All Quotations from Of Mice and Men in detail, hand-picked by an Outstanding Oxford Graduate teacher of GCSE and IGCSE.
Use this with the mind map to pick out your own quotations for the closed book exams (WJEC and Edexcel IGCSE).
Also see the briefer, easier-to-use list here.

Chapter ONE
The scene is presented as Edenic: ‘deep and green’ ‘warm’ ‘golden’; and full of animals: ‘rabbits’ ‘‘coons’ ‘dogs’ ‘deer’ ‘lizard’ ‘heron’

The first time we see George and Lennie, they’re anonymous workers: two men walked in ‘single file’, ‘both were’ ‘both wore’ George ‘small, quick’, ‘nervously’ ‘sharp, strong’ ‘behind him walked his opposite’; Lennie is: ‘huge’ ‘shapeless’ like a ‘bear’ ‘the follower’ ‘like a horse’ ‘big paw’ ‘imitated George exactly’

George uses a lot of violent language: “bastard bus driver” “God damn” “damn” “Jesus Christ, you’re a crazy bastard!”  “you forget an I tell you ‘em again”

Mmm, Rabbits!
Lennie “I remember about the rabbits, George.”
G “The hell with the rabbits!’ ‘the hell” “crazy bastard”

The Broken Mouse
Lennie on the mouse: “I didn’t kill it.” “I found it dead.”
they elude to “do no bad things like you done in Weed”
Lennie ‘I ain’t gonna say nothin’’

Why do they stick together?
G “you’re a lot of trouble’ ‘I could live so easy’ without you”
‘flaming’ mountains and the ‘water snake’ ‘poor bastard’ 
“blubberin like a baby” “a big guy like you”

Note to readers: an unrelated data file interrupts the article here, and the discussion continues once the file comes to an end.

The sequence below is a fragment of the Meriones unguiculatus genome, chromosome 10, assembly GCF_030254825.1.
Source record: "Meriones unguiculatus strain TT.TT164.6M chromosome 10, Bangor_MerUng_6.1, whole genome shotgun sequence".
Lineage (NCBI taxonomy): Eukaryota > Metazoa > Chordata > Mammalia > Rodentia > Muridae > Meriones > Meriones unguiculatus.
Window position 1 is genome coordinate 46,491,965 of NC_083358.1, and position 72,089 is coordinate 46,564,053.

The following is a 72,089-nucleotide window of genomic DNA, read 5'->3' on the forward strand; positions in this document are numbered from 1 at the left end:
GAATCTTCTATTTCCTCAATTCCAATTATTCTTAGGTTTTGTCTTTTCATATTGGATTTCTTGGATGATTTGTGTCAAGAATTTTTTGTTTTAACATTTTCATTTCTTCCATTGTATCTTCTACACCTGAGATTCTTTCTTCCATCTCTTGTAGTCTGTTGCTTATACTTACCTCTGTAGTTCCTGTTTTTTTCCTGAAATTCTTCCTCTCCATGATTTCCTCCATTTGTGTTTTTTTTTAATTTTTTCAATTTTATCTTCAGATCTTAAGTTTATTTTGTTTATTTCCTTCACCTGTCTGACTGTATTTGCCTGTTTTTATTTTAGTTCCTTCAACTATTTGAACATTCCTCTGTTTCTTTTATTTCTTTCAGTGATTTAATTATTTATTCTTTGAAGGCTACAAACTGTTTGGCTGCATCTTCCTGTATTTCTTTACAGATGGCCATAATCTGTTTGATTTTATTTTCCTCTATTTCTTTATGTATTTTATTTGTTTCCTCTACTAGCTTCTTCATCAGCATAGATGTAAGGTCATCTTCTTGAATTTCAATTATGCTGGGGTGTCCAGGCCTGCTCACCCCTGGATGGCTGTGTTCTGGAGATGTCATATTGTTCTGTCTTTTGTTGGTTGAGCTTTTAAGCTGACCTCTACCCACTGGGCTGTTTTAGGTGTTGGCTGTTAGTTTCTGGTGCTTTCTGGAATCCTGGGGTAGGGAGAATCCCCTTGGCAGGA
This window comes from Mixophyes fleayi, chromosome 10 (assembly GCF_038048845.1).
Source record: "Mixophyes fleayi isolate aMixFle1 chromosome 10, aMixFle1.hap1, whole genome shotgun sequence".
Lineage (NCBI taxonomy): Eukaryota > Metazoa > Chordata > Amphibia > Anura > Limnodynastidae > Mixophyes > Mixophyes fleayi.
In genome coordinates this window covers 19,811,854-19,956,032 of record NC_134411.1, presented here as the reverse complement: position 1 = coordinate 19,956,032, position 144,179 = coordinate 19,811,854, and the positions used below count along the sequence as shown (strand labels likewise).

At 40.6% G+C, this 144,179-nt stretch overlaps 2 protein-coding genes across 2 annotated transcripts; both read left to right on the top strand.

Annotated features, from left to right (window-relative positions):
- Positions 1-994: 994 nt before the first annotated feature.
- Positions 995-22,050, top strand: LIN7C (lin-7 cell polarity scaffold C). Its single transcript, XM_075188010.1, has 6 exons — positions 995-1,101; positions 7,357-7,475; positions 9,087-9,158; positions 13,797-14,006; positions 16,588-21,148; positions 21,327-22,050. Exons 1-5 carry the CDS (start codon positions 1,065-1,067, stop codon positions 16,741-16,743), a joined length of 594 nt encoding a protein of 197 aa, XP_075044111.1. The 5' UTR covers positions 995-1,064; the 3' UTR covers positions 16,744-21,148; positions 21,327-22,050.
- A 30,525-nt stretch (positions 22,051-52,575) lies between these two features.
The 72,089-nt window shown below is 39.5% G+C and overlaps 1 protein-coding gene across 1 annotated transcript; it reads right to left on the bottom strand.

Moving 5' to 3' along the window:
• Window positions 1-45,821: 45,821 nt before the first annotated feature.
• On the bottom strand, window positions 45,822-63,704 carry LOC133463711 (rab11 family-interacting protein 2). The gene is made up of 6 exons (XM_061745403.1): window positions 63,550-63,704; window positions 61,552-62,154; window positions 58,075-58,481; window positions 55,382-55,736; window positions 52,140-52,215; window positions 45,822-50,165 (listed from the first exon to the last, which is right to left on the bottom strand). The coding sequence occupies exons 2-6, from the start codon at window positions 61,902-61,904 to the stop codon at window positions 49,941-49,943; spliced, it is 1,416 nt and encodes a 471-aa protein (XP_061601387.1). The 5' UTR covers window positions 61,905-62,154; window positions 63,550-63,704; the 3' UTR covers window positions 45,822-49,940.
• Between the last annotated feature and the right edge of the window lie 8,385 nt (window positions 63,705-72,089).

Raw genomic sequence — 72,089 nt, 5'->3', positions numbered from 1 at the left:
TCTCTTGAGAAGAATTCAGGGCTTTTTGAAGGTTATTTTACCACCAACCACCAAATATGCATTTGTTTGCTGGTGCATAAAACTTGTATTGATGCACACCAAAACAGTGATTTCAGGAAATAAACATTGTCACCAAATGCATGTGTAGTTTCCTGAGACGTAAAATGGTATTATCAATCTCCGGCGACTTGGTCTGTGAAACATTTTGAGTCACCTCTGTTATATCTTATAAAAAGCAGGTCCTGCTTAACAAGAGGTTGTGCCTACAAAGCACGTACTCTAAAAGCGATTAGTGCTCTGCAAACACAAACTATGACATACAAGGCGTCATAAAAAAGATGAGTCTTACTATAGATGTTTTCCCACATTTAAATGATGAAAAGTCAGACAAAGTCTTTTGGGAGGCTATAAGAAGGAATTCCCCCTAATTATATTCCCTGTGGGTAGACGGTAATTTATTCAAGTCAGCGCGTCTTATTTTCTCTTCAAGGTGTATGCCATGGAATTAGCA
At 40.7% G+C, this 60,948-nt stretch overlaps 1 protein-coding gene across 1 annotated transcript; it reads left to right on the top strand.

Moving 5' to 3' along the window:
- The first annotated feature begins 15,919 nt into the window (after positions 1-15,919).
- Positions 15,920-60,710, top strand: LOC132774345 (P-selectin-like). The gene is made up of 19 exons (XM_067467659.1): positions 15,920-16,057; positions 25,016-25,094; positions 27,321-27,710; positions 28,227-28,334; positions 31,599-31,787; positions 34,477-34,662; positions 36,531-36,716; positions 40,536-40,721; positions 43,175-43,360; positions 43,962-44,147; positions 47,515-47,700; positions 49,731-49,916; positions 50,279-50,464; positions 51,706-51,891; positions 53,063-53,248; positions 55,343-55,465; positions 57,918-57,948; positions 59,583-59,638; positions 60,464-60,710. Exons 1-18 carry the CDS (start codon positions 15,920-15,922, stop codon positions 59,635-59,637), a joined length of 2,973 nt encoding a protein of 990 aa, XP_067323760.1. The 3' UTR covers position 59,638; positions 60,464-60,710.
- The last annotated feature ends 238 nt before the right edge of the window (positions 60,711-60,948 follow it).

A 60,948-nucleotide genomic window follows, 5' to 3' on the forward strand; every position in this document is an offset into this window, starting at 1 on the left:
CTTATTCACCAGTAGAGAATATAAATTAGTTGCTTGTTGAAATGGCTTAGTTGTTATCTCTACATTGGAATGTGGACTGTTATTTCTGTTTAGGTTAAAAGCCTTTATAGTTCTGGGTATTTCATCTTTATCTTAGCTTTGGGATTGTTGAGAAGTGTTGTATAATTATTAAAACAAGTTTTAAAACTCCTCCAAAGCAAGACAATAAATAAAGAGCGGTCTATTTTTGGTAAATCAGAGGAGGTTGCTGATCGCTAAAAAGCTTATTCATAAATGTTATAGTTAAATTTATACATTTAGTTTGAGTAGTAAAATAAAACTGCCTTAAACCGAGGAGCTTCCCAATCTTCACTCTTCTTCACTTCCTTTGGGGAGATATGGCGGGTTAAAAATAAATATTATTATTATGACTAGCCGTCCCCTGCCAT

“you’ve broke it pettin’ it’ ‘you always killed em.”
Lennie: “I’d pet ‘em, and pretty soon they bit my fingers and I pinched their heads a little and then they was dead”
“live so easy” “no trouble. No mess”
‘Lennie’s face was drawn with terror’ ‘anguished’
George “I want you to stay with me. Trouble with mice is you always kill ‘em”

Yet More Rabbits, and the Dream:
L “Tell me – like you done before… about the rabbits”
G “you get a kick outta that”
“Guys like us that work on ranches are the loneliest guys in the world. … They ain’t got nothing to look ahead to.” G “With us it ain’t like that. We got a future. We got somebody to talk to that gives a damn about us.”
L: ‘delightedly’ “because I got you to look after me, and you got me to look after you.’  ‘Go on now, George.”
G ‘You got it by heart.”
L “live off the fatta the lan’”  George’s feelings are ambiguous “-nuts!’ straight after he warns Lennie, if you “jus’ happen to get in trouble like you always done before, I want you to come right here an’ hide in the brush.” … “but you ain’t gonna get in no trouble, because if you do, I won’t let you tend the rabbits.’

Millions of crazy rabbits:
“red and blue and green rabbits” “millions of ‘em”

Chapter Two
George and Lennie are shown round the ‘bunkhouse’ – ‘little’ ‘little’ ‘few’ ‘personal belongings’ are listed to show how small their world is.
Candy: ‘a tall, stoop-shouldered old man’, and on one arm, ‘no hand.’
Crooks is introduced by Candy as a “nigger” and a “nice fella” with a “crooked back where a horse kicked him.”

When the Boss Enters:
George about Lennie “a good worker” “strong as a bull” and “can do anything” “I ain’t saying he’s bright. He ain’t.” “He can put up a four hundred pound bale” (400lb = 28 stone or 181 kg)
Boss: “What stake you got in this guy?’ “I never seen one guy take so much trouble for another guy.”
George lies: “He’s my cousin””got kicked in the head by a horse when he was a kid.”
The boss is suspicious about why they left Weed. Lennie says the job was done. When he’s gone, he tells Lennie off for speaking (once – Lennie repeated “strong as a bull”)